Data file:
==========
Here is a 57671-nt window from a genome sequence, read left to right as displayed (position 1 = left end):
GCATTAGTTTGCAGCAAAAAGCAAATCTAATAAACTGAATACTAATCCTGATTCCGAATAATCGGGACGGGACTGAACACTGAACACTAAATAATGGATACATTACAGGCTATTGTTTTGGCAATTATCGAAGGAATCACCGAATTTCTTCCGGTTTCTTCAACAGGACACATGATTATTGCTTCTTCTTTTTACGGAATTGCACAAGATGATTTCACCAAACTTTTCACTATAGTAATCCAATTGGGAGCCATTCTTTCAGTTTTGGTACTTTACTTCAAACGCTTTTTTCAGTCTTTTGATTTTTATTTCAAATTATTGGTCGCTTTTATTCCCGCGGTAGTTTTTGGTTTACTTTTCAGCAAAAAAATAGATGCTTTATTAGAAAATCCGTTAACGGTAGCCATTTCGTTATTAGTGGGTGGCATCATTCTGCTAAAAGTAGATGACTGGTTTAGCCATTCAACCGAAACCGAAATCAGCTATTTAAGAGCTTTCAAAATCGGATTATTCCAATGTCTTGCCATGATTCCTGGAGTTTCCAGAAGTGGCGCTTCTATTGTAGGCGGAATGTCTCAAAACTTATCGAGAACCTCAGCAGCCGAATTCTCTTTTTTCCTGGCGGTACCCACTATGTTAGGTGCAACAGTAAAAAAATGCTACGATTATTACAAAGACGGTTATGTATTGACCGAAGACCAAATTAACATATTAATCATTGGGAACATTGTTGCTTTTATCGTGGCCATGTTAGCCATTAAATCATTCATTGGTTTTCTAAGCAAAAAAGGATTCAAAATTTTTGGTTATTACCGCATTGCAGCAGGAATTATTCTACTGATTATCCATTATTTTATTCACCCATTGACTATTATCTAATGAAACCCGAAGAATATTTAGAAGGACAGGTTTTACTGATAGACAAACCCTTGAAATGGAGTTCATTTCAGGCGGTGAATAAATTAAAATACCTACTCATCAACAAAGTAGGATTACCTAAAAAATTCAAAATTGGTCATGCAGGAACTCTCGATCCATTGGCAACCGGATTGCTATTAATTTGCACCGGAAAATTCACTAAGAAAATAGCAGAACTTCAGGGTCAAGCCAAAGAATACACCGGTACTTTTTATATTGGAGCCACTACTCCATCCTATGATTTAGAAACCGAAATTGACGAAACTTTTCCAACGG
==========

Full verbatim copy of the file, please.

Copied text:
Here is a 57671-nt window from a genome sequence, read left to right as displayed (position 1 = left end):
GCATTAGTTTGCAGCAAAAAGCAAATCTAATAAACTGAATACTAATCCTGATTCCGAATAATCGGGACGGGACTGAACACTGAACACTAAATAATGGATACATTACAGGCTATTGTTTTGGCAATTATCGAAGGAATCACCGAATTTCTTCCGGTTTCTTCAACAGGACACATGATTATTGCTTCTTCTTTTTACGGAATTGCACAAGATGATTTCACCAAACTTTTCACTATAGTAATCCAATTGGGAGCCATTCTTTCAGTTTTGGTACTTTACTTCAAACGCTTTTTTCAGTCTTTTGATTTTTATTTCAAATTATTGGTCGCTTTTATTCCCGCGGTAGTTTTTGGTTTACTTTTCAGCAAAAAAATAGATGCTTTATTAGAAAATCCGTTAACGGTAGCCATTTCGTTATTAGTGGGTGGCATCATTCTGCTAAAAGTAGATGACTGGTTTAGCCATTCAACCGAAACCGAAATCAGCTATTTAAGAGCTTTCAAAATCGGATTATTCCAATGTCTTGCCATGATTCCTGGAGTTTCCAGAAGTGGCGCTTCTATTGTAGGCGGAATGTCTCAAAACTTATCGAGAACCTCAGCAGCCGAATTCTCTTTTTTCCTGGCGGTACCCACTATGTTAGGTGCAACAGTAAAAAAATGCTACGATTATTACAAAGACGGTTATGTATTGACCGAAGACCAAATTAACATATTAATCATTGGGAACATTGTTGCTTTTATCGTGGCCATGTTAGCCATTAAATCATTCATTGGTTTTCTAAGCAAAAAAGGATTCAAAATTTTTGGTTATTACCGCATTGCAGCAGGAATTATTCTACTGATTATCCATTATTTTATTCACCCATTGACTATTATCTAATGAAACCCGAAGAATATTTAGAAGGACAGGTTTTACTGATAGACAAACCCTTGAAATGGAGTTCATTTCAGGCGGTGAATAAATTAAAATACCTACTCATCAACAAAGTAGGATTACCTAAAAAATTCAAAATTGGTCATGCAGGAACTCTCGATCCATTGGCAACCGGATTGCTATTAATTTGCACCGGAAAATTCACTAAGAAAATAGCAGAACTTCAGGGTCAAGCCAAAGAATACACCGGTACTTTTTATATTGGAGCCACTACTCCATCCTATGATTTAGAAACCGAAATTGACGAAACTTTTCCAACGG